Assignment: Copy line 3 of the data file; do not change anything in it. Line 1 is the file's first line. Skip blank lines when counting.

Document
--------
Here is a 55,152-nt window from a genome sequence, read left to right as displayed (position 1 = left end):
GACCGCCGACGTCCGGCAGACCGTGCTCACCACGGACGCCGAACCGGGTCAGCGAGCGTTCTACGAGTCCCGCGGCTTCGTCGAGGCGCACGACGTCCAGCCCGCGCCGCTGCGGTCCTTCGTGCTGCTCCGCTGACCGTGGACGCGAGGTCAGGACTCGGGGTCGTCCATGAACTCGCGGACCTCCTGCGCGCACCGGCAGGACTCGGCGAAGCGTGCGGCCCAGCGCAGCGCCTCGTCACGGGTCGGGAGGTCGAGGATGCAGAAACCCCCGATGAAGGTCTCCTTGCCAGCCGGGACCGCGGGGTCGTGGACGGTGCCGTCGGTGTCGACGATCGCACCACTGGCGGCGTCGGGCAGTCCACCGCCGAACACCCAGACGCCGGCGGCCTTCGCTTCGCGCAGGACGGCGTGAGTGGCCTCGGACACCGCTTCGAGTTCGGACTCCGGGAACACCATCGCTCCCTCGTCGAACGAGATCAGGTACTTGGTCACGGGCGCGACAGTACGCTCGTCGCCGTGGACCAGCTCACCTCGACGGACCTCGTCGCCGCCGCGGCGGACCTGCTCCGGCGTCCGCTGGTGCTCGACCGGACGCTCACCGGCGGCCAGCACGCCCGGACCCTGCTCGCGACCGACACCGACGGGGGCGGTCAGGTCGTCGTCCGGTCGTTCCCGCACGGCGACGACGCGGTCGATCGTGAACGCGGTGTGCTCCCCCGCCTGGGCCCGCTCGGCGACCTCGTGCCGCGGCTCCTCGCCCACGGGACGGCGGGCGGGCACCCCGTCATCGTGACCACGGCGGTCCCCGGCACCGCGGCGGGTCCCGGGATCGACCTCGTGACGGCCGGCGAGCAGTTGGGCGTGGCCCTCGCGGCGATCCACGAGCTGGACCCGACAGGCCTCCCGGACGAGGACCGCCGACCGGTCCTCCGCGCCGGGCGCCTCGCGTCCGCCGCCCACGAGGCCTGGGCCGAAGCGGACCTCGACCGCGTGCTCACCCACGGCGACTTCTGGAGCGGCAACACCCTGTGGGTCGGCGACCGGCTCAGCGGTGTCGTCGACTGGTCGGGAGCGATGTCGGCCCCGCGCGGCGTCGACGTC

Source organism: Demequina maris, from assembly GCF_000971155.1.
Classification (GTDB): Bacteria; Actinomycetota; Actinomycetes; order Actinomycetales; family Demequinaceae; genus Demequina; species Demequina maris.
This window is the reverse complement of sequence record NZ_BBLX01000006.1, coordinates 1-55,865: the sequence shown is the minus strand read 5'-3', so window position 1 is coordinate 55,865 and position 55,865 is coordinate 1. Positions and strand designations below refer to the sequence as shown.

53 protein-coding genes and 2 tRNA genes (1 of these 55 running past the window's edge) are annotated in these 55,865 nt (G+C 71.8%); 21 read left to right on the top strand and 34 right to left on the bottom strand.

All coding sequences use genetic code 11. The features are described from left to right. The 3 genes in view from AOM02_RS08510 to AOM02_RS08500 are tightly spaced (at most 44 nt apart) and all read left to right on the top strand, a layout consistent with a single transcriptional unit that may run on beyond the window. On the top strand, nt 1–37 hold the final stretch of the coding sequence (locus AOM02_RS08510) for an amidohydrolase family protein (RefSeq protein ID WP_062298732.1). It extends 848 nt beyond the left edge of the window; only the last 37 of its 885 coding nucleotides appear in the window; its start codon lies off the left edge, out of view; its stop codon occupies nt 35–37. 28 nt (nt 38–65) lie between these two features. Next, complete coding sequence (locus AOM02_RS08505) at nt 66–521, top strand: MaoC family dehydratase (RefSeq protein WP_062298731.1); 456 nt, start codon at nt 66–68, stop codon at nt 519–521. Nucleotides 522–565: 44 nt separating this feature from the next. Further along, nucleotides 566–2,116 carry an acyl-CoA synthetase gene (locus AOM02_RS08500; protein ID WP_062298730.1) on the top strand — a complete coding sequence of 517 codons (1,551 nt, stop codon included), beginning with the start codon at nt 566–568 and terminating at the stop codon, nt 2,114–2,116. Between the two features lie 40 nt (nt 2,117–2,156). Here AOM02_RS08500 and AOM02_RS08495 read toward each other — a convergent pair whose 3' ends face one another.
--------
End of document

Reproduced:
Source organism: Demequina maris, from assembly GCF_000971155.1.